Creating Equity In Education | Teachers College Columbia University

Skip to content Skip to main navigation
Teachers College Newsroom

Teachers College Newsroom

Skip to content Skip to content

Creating Equity In Education

How to close the achievement gap

Americans usually conclude that the black-white achievement gap must result from school failure. Yet this ignores how social class characteristics influence academic performance.

For example, parents of different social classes often have different styles of childrearing that affect their children's learning. If middle-class parents have jobs where they are expected to collaborate and create new solutions to problems, they are likely to talk to their children in ways that stimulate problem solving and that differ from the ways of lower-class parents whose own jobs require only following instructions. Children raised by parents who are professionals will, on average, have more inquisitive attitudes toward material presented by their teachers than will children raised by working class parents.

Health differences also produce achievement differences. For example, lower-class children, on average, have poorer vision than middle-class children, partly because of prenatal conditions, partly because of how their eyes are trained as infants. They can't read if they can't see, but we insist on thinking that more drill in the basics will do the trick. An investment with more educational benefits might be optometric clinics in schools serving disadvantaged children.

Asthma, the biggest cause of chronic school absence, is more pervasive for lower-class children, partly because pollutants are more dense in the city. No matter how good our teaching, it won't be effective for children who are home sick or in class but drowsy because asthma kept them awake at night. Asthma is treatable; school clinics for this reason alone might be better educational investments than pedagogical reform.

Differences in wealth help explain why black students, on average, score lower than white students whose current year family incomes are the same. White families are likely to own far more assets (for college savings, for example) that support their children's aspirations than are black families with the same current income. Although black median family income is now 64 percent of whites', black median family assets are only 12 percent of whites'.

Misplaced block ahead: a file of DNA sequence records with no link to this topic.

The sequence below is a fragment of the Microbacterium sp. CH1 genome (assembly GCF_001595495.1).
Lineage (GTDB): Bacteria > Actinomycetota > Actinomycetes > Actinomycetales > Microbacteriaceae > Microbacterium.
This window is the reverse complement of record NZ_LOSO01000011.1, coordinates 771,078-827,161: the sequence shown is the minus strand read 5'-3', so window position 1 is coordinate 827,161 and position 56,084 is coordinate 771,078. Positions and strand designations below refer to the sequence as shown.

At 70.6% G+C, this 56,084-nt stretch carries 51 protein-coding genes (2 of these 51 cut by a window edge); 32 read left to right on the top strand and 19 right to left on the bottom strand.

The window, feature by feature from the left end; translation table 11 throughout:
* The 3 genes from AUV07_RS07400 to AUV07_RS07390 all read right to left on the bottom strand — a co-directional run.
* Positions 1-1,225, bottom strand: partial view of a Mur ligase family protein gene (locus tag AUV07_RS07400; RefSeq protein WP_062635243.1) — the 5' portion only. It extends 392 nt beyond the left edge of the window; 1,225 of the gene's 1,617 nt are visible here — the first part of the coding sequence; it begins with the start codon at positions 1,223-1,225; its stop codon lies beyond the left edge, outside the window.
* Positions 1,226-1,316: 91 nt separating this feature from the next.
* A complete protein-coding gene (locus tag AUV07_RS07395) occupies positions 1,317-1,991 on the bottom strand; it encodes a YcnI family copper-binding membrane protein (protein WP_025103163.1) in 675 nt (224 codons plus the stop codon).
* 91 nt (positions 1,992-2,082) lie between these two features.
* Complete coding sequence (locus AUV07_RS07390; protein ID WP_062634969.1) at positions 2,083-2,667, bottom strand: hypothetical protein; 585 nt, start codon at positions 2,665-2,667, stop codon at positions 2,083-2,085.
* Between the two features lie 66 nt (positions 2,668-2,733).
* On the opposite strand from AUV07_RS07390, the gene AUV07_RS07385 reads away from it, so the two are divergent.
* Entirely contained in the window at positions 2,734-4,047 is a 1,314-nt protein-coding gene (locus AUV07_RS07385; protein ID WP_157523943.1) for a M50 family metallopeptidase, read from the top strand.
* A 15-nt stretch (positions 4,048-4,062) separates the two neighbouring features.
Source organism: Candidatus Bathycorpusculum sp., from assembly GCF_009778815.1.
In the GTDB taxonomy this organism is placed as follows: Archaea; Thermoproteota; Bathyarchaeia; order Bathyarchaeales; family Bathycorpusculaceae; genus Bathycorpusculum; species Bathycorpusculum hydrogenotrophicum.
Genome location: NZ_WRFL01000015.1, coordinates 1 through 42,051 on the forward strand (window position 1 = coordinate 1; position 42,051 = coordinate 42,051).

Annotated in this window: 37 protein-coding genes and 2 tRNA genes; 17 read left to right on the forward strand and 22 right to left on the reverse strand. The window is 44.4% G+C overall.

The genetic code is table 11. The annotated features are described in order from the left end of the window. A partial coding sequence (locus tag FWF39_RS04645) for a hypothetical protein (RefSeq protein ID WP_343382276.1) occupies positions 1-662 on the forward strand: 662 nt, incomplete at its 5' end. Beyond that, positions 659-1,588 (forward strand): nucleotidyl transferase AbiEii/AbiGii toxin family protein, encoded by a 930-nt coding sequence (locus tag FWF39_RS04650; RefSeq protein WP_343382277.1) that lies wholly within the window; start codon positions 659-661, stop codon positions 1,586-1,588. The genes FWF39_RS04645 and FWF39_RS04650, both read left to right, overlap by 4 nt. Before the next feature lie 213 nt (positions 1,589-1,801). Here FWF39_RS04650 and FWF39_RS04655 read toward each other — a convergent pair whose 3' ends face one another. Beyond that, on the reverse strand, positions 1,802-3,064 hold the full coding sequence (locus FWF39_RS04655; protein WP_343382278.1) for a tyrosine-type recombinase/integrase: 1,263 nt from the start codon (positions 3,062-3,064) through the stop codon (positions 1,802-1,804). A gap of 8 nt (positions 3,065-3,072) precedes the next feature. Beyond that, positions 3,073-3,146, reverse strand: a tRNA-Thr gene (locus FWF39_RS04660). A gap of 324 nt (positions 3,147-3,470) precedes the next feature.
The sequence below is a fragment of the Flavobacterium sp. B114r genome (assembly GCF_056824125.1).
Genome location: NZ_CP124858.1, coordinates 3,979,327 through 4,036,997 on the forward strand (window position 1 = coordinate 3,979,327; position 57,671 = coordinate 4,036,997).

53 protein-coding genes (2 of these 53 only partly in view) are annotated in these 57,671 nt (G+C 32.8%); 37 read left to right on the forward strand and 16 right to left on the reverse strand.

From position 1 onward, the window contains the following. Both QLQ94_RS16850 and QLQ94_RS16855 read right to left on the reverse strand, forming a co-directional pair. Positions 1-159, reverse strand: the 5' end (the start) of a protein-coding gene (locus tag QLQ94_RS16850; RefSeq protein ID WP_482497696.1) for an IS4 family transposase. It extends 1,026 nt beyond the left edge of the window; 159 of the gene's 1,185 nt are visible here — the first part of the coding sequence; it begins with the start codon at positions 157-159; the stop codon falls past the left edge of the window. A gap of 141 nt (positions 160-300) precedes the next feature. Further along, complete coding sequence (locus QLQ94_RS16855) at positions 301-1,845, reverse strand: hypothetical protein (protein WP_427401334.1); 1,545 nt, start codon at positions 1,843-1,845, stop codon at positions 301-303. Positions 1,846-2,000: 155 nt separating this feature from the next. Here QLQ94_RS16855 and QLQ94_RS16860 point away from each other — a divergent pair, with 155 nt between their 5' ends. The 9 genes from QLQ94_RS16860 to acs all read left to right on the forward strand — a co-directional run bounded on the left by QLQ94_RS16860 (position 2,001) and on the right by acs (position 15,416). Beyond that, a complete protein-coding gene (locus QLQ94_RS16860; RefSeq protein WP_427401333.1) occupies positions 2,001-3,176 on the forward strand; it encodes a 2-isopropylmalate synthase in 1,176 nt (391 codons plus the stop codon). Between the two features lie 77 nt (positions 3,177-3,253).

Closing the achievement gap cannot be accomplished by school reform alone. It also requires narrowing the social class differences with which children come to school.

Published Friday, Jan. 14, 2005

More Stories

Creating Equity In Education

Americans usually conclude that the black-white achievement gap must result from school failure. Yet this ignores how social class characteristics influence academic performance.

For example, parents of different social classes often have different styles of childrearing that affect their children's learning. If middle-class parents have jobs where they are expected to collaborate and create new solutions to problems, they are likely to talk to their children in ways that stimulate problem solving and that differ from the ways of lower-class parents whose own jobs require only following instructions. Children raised by parents who are professionals will, on average, have more inquisitive attitudes toward material presented by their teachers than will children raised by working class parents.

Health differences also produce achievement differences. For example, lower-class children, on average, have poorer vision than middle-class children, partly because of prenatal conditions, partly because of how their eyes are trained as infants. They can't read if they can't see, but we insist on thinking that more drill in the basics will do the trick. An investment with more educational benefits might be optometric clinics in schools serving disadvantaged children.

Asthma, the biggest cause of chronic school absence, is more pervasive for lower-class children, partly because pollutants are more dense in the city. No matter how good our teaching, it won't be effective for children who are home sick or in class but drowsy because asthma kept them awake at night. Asthma is treatable; school clinics for this reason alone might be better educational investments than pedagogical reform.

Differences in wealth help explain why black students, on average, score lower than white students whose current year family incomes are the same. White families are likely to own far more assets (for college savings, for example) that support their children's aspirations than are black families with the same current income. Although black median family income is now 64 percent of whites', black median family assets are only 12 percent of whites'.

Closing the achievement gap cannot be accomplished by school reform alone. It also requires narrowing the social class differences with which children come to school.

How This Gift Connects The Dots
 
Scholarships & Fellowships
 
Faculty & Programs
 
Campus & Technology
 
Financial Flexibility
 
Engage TC Alumni & Friends